Comcast Corp. is sacking the Big Ten Network in many parts of the nation.
Comcast viewers who live in states with colleges that are part of the Big Ten Conference — which include Pennsylvania, New Jersey and Maryland — can still watch the college-sports network on their Xfinity TV package. But millions of Comcast subscribers in New England, the West Coast and Southern states will be out of luck as the pay-TV industry deals with huge costs for live sports in an era of low-cost streaming services.
ESPN has been shedding millions of subscribers as people seek out “skinny bundles” without the 24-hour sports channel and the Pac-12 Networks that airs colleges games in the Pac-12 Conference in the Western United States has been struggling financially. Experts expect that more leagues may see their distribution reduced as pay-TV firms seek to rein in costs to thwart cord-cutters.
People are also likely to choose entertainment options for cable or streaming without sports.
“The next five years will be a little more difficult for sports rights than the last five years,” said Neil Pilson, the former head of CBS Sports and now a consultant for sporting events and media companies. Pilson said he was surprised by Comcast’s decision because Big Ten football games – which would include the Penn State Nittany Lions and the Michigan State Spartans – could draw big audiences in New York and around the country.
Comcast says the costs were high and viewership low in parts of the nation without Big Ten colleges, leading to its decision to narrow the Chicago-based Big Ten Network, which waged a public battle about a decade ago to be carried by the Comcast cable systems. The network will now be limited to core Big Ten television markets, where it’s broadly available.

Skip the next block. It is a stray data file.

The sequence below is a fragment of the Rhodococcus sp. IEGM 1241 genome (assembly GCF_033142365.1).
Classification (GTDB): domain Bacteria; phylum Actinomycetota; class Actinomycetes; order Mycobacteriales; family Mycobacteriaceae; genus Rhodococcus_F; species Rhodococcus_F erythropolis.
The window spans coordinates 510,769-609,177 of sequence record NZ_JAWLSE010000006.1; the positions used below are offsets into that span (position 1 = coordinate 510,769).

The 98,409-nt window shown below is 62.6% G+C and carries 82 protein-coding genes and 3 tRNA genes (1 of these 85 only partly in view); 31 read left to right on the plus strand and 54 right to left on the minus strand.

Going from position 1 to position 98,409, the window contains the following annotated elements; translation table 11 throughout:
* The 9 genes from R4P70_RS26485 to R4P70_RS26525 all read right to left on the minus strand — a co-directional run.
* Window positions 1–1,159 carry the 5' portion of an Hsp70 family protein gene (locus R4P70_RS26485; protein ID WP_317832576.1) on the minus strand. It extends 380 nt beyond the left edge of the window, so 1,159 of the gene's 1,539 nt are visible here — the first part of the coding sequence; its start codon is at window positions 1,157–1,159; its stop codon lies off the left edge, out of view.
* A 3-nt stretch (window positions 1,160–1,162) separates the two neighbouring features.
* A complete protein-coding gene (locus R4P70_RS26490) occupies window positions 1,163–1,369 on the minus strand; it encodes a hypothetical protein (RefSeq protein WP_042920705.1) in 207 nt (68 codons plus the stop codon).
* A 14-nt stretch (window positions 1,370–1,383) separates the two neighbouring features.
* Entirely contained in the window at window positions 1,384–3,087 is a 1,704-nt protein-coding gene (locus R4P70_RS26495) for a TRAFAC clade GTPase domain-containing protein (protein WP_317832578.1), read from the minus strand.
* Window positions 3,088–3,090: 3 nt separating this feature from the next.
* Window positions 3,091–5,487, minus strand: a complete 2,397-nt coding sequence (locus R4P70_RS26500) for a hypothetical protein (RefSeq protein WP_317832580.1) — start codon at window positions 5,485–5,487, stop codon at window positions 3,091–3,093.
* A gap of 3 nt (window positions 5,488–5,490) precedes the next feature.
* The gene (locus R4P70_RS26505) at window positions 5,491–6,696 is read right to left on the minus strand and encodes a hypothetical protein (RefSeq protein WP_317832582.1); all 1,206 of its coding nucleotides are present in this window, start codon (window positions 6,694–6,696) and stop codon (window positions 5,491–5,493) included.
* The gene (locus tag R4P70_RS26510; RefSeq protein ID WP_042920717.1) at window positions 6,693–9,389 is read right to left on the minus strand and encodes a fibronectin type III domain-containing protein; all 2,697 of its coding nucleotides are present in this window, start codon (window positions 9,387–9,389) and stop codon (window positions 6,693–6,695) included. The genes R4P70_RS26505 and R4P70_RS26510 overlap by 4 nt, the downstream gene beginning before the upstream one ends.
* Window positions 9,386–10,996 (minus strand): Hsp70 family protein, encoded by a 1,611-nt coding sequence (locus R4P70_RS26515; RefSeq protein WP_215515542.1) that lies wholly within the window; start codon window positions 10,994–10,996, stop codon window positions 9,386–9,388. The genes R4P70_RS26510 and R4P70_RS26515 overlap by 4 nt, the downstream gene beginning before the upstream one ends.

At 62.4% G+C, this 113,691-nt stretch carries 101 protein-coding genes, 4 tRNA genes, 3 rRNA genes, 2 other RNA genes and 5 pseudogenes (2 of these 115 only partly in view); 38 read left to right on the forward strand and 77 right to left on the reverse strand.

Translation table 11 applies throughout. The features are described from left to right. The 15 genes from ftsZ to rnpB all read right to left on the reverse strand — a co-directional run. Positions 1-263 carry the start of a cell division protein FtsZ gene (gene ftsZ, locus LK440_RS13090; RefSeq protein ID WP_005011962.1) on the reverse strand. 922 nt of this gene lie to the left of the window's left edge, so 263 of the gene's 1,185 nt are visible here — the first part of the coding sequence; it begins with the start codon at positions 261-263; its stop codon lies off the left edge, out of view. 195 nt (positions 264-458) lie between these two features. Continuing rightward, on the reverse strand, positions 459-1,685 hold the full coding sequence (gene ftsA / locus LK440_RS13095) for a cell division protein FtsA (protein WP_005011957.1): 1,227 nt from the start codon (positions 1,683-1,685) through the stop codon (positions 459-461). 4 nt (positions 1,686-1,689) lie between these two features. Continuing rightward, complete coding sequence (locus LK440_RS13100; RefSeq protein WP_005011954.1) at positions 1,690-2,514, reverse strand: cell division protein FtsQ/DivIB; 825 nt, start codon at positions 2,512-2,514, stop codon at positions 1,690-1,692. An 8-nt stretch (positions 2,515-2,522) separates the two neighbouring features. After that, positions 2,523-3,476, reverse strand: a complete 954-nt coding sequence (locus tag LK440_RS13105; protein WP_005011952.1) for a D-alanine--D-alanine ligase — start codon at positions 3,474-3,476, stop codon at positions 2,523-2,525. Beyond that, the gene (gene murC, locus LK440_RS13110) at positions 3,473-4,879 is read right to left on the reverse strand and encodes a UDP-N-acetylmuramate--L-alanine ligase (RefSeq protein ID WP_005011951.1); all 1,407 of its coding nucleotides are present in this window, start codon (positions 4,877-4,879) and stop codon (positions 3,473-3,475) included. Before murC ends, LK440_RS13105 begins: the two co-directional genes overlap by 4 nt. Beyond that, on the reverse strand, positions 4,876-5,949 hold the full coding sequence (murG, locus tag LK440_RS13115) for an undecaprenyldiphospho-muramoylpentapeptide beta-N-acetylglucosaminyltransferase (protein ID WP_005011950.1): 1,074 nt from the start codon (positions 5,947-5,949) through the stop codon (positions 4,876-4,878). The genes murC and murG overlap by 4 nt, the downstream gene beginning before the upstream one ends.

Comcast spokeswoman Jennifer Moyer said in a statement that “we regularly evaluate our channel lineups and sometimes make changes to ensure we’re offering customers a wide variety of content at the best value. We look at a number of factors when making these decisions, including the costs programmers charge us to carry their channels, viewership information and available alternatives.”
But many sports fans were upset, taking to social media after initial misinformation from Comcast that it would drop the network everywhere.
This could cost them thousands and thousands of subscribers.
Let them know.
— Chris Forman (@ChrisForman12) April 12, 2018
After listening to a commercial for Comcast's "product enhancements," I spoke to a representative and, yes, the cable company is dropping The Big Ten Network.
Asked why I wasn't alerted of the change. Was told it was listed under "Announcements" on the final page of a bill. pic.twitter.com/HdKxhOGsom
— Brendan F. Quinn (@BFQuinn) April 12, 2018
A Big Ten Network spokesman said on Monday that “outpouring of concern and outrage from fans nationwide speaks for itself – BTN is a valuable part of Comcast’s sports lineup, and we share their frustration at Comcast’s decision to deprive them of hundreds of exclusive games and programming featuring some of the most iconic universities in the country.”
Comcast’s decision also seems likely to put the brakes on the Big Ten Network’s national subscriber growth.
According to research firm Kagan, part of S&P Global Market Intelligence, the Big Ten Network had 57.2 million subscribers in 2017. Three years earlier, the network had 54.3 million. The per-subscriber cost, or what it cost per customer for a cable distributor such as Comcast to distribute the network, was 48 cents a month in 2017.
Despite its name, the Big Ten Conference has expanded beyond just 10 universities and colleges as it sought to build a television network. There are now 14 schools in the conference and the Big Ten Network will be carried on Comcast in Pennsylvania, New Jersey and Maryland, along with Illinois, Indiana, Michigan, Minnesota, Ohio, Wisconsin, Delaware, northern Virginia, and Washington, D.C.